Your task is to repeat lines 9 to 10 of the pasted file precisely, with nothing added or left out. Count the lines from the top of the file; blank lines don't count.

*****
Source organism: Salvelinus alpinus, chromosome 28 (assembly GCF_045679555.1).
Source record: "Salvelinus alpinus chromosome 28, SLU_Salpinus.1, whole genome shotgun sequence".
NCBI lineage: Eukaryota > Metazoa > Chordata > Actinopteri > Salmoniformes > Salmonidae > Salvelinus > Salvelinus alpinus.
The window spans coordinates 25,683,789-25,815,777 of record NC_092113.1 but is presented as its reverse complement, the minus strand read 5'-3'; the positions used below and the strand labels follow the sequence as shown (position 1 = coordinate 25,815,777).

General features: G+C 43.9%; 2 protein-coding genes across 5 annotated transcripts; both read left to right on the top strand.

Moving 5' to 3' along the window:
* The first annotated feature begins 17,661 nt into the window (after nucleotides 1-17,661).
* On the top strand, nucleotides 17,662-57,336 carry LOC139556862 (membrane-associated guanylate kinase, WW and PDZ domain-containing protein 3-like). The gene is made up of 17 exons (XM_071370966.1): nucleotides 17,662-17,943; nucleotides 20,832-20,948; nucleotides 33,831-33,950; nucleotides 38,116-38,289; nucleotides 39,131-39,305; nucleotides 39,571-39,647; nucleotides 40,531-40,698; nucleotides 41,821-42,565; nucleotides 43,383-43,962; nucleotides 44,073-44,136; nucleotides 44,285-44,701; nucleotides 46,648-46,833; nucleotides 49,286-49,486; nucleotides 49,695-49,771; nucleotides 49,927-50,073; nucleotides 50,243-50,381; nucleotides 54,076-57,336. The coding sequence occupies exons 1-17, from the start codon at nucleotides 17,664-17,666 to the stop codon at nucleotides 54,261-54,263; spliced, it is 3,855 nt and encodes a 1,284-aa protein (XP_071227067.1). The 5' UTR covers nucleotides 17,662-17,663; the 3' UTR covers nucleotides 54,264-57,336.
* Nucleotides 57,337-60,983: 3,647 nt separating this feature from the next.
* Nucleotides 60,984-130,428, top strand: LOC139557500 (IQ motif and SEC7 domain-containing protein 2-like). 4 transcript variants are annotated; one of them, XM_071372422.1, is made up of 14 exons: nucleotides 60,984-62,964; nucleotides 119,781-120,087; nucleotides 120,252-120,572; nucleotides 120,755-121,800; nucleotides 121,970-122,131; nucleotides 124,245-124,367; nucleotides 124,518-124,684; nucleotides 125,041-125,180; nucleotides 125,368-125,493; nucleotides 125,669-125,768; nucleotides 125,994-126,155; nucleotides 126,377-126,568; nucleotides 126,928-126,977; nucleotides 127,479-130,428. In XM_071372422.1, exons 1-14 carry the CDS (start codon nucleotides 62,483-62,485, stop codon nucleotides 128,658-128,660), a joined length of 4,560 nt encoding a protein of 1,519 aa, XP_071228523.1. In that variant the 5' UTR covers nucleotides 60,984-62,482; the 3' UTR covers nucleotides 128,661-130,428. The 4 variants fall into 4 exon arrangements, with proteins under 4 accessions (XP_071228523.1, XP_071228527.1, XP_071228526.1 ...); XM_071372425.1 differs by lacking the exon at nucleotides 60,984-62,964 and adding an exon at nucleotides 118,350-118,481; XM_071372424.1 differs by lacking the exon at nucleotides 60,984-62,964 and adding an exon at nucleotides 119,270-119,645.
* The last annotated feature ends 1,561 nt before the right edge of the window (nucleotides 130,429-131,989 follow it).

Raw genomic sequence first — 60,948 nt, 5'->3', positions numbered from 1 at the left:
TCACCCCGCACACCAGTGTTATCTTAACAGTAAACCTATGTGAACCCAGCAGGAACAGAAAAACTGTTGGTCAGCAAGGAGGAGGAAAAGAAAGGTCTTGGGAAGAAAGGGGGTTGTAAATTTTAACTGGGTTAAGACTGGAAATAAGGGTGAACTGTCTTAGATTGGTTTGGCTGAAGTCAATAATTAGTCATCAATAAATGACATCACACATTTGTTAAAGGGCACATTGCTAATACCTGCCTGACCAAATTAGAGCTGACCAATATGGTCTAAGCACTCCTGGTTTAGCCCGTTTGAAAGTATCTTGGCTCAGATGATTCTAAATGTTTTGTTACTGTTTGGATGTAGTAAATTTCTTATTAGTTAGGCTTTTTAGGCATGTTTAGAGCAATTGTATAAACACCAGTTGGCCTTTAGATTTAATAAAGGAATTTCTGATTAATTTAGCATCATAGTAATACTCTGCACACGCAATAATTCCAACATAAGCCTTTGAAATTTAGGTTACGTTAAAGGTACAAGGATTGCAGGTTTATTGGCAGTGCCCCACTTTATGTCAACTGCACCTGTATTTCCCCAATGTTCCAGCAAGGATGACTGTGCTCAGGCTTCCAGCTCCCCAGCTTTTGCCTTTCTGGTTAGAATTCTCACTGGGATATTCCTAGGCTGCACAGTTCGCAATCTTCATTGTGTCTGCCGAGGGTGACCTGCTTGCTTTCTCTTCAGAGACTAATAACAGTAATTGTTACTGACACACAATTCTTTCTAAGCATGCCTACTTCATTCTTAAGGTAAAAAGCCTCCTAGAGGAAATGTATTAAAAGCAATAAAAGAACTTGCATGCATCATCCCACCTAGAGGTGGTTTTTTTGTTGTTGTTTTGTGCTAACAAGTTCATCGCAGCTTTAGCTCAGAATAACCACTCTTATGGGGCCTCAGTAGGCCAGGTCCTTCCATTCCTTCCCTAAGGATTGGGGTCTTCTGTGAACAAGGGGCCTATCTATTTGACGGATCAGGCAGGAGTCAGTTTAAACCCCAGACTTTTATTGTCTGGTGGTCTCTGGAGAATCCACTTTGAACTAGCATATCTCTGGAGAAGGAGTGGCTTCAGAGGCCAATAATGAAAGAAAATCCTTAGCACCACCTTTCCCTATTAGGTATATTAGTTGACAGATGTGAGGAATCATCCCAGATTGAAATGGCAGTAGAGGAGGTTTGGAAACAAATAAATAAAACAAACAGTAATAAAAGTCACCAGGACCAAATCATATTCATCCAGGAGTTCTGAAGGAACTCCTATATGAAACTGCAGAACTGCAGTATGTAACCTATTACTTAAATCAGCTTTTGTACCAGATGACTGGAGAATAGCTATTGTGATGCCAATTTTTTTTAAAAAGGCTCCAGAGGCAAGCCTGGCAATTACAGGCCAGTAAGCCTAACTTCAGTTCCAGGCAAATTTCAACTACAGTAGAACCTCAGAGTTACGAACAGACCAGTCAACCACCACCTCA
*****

* Nucleotides 57,337-60,983: 3,647 nt separating this feature from the next.
* Nucleotides 60,984-130,428, top strand: LOC139557500 (IQ motif and SEC7 domain-containing protein 2-like). 4 transcript variants are annotated; one of them, XM_071372422.1, is made up of 14 exons: nucleotides 60,984-62,964; nucleotides 119,781-120,087; nucleotides 120,252-120,572; nucleotides 120,755-121,800; nucleotides 121,970-122,131; nucleotides 124,245-124,367; nucleotides 124,518-124,684; nucleotides 125,041-125,180; nucleotides 125,368-125,493; nucleotides 125,669-125,768; nucleotides 125,994-126,155; nucleotides 126,377-126,568; nucleotides 126,928-126,977; nucleotides 127,479-130,428. In XM_071372422.1, exons 1-14 carry the CDS (start codon nucleotides 62,483-62,485, stop codon nucleotides 128,658-128,660), a joined length of 4,560 nt encoding a protein of 1,519 aa, XP_071228523.1. In that variant the 5' UTR covers nucleotides 60,984-62,482; the 3' UTR covers nucleotides 128,661-130,428. The 4 variants fall into 4 exon arrangements, with proteins under 4 accessions (XP_071228523.1, XP_071228527.1, XP_071228526.1 ...); XM_071372425.1 differs by lacking the exon at nucleotides 60,984-62,964 and adding an exon at nucleotides 118,350-118,481; XM_071372424.1 differs by lacking the exon at nucleotides 60,984-62,964 and adding an exon at nucleotides 119,270-119,645.